performance, July 2014
Gallery Brocken, Tokyo, Japan
I explore a theme on public mourning for the death prohibited to mourn.
In this piece, the death mourned was in relation to the mass famine in North Korea since the late 1990s.
According to Jean Baudrillard, a key element of the revolution of modernity is how it transforms our relation to the dead. The dead in traditional societies are not only revered as ancestors but also held up as role models, as ideals for the living to follow. But modern people consider themselves free and want to be themselves. They reject the ideals of the past, or the claims of the dead because they think it will force them to become someone other than who they are. But the modern idea of freedom defines freedom as empty, so most people end up in a vicious circle where they want to be themselves, but have no idea of what it means to be one’s self.
I attempt to reintroduce an indigenous function of ritual for death through my art practice with a contemporary interpretation.
I invited the audience to pray unconditionally for those who are killed and those who are killed,
for those who are injured and those who gave injury.
Click the play button ▶︎ to view in autoplay mode. Or you can directly click on the image to advance to the next images.
Since the Korean War has not ended officially, lead Korea remained as two separate countries. The truth fact-finding of millions of civilian massacres was not fully revealed yet. Many dead spirits were not properly mourned publicly as well as privately. There are many taboos in relation to the massacre due to the regime policy using state violence through both South and North Korean governments, prolonged. People were not even allowed to speak about it for a long time until quite recently. Many deaths in North Korea were unconsciously considered to be undeserving of mourning because of people’s hatred toward the North Korean government.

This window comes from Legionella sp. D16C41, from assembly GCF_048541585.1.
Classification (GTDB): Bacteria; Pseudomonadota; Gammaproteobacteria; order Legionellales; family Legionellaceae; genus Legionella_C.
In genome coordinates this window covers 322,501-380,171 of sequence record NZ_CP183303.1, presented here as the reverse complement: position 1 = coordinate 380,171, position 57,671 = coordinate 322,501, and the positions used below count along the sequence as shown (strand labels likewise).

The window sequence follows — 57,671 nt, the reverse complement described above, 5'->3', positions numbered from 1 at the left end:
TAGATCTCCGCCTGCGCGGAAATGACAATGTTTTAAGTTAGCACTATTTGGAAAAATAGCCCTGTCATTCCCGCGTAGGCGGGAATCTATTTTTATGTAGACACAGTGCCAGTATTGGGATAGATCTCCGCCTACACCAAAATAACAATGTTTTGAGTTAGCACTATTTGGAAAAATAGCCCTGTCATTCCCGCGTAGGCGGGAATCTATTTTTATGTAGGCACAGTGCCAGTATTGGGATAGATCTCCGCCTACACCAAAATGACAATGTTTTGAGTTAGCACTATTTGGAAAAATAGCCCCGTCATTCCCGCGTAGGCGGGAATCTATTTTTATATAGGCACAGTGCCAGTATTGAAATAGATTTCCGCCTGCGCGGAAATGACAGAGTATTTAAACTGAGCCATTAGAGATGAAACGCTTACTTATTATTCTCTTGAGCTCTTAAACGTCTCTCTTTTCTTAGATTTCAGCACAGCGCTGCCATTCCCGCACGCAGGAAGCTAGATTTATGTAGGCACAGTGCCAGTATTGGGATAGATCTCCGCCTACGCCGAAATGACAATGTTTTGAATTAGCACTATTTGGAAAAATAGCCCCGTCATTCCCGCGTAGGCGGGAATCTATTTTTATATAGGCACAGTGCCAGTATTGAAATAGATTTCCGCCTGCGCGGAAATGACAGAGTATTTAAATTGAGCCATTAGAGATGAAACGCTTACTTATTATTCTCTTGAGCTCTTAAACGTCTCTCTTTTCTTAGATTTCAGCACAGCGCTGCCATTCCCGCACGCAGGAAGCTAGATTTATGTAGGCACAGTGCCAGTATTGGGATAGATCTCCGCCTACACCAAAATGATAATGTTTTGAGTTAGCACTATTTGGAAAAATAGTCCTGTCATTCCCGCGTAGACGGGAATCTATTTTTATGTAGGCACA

That anonymous death unmourned keeps reappearing as a pattern, inducing other sorts of tragedy. In North Korea, an estimated up to three million people were starved since the mid-1990s.
<contents of the video, screened in the performance>
During Japanese colonialism, many Koreans immigrated to Japan.
Koreans were enslaved as labor forces, some were enlisted as Japanese soldiers and forced to sacrifice their lives for invading Asia Pacific regions.
They were living under the condition of severe poverty.
Discrimination against Koreans was almost unbearable to many, since 1959, they started to immigrate to North Korea. They are called “returners” as they were considered to return to their mother country.
However many of them were from the Southern part of Korea and they immigrated to totally unfamiliar territory.
A total of over 90,000 “returners” immigrated to North Korea and the immigration plan was ended in 1984.
After a while, many “returners” were executed and sent to concentration camps. Many already died.
In recent years, some of the “returners” escaped from North Korea and immigrated to China, South Korea, and Japan.
I moved to South Korea from Japan in 2011.
After a while, my mother told me that my great grandfather died in North Korea.
I met some of the “returners” residing in South Korea and heard stories of their lives.
During the performance, the video piece including my conversation with “returners” was screened with the images of the ocean.
In the conversation, the story of starvation from the late 1990s till the beginning of 2000 was talked about. He witnessed many of his neighbors die one after another. Death became a daily matter, he did not fear it. Since he was working as a doctor, he needed to bury the remains of children. The official number of starved population was estimated as three million. Even though he cannot believe this number, he thinks it would not be an exaggeration. Horrifying scenery of mass starvation was told through his voice.
performance documentation, 5min
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interview video, 23min full length
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タイトル： 「天国の門」 和解編
地上の楽園を夢見て 多くの帰国者が行き着いた先は 天国の入り口であった。
彼らは地上での苦しみから 解き放たれ、 光へ戻って行った。